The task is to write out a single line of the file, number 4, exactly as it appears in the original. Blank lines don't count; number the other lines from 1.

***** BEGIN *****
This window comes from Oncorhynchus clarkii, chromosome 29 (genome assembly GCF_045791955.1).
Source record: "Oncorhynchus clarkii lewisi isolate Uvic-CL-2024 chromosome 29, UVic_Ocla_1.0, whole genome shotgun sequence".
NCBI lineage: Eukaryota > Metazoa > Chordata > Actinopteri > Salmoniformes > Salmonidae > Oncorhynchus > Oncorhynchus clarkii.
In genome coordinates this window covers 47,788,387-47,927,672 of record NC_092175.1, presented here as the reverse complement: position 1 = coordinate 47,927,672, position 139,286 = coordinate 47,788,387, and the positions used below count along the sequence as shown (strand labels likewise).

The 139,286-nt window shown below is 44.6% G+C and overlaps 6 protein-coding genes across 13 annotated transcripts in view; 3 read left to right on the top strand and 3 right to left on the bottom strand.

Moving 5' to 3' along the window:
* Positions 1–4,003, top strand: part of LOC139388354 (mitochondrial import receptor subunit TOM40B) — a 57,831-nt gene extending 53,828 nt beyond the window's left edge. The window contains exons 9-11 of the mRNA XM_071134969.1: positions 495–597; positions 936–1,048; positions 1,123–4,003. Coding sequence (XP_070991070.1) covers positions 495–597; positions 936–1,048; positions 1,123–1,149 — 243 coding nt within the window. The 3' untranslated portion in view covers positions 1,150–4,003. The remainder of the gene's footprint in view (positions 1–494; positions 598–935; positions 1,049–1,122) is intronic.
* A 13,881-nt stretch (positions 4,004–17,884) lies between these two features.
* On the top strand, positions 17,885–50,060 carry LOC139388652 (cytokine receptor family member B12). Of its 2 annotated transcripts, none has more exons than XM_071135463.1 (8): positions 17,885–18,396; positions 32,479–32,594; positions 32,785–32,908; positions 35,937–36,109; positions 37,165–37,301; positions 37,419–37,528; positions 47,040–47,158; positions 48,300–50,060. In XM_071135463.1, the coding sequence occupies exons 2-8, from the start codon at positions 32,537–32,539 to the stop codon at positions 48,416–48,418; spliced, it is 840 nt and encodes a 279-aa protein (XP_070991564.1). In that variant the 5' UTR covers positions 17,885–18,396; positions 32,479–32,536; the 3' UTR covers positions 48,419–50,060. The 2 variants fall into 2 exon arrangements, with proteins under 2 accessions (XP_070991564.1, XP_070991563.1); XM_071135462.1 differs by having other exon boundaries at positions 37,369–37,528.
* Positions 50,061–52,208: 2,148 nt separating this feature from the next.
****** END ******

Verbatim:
In genome coordinates this window covers 47,788,387-47,927,672 of record NC_092175.1, presented here as the reverse complement: position 1 = coordinate 47,927,672, position 139,286 = coordinate 47,788,387, and the positions used below count along the sequence as shown (strand labels likewise).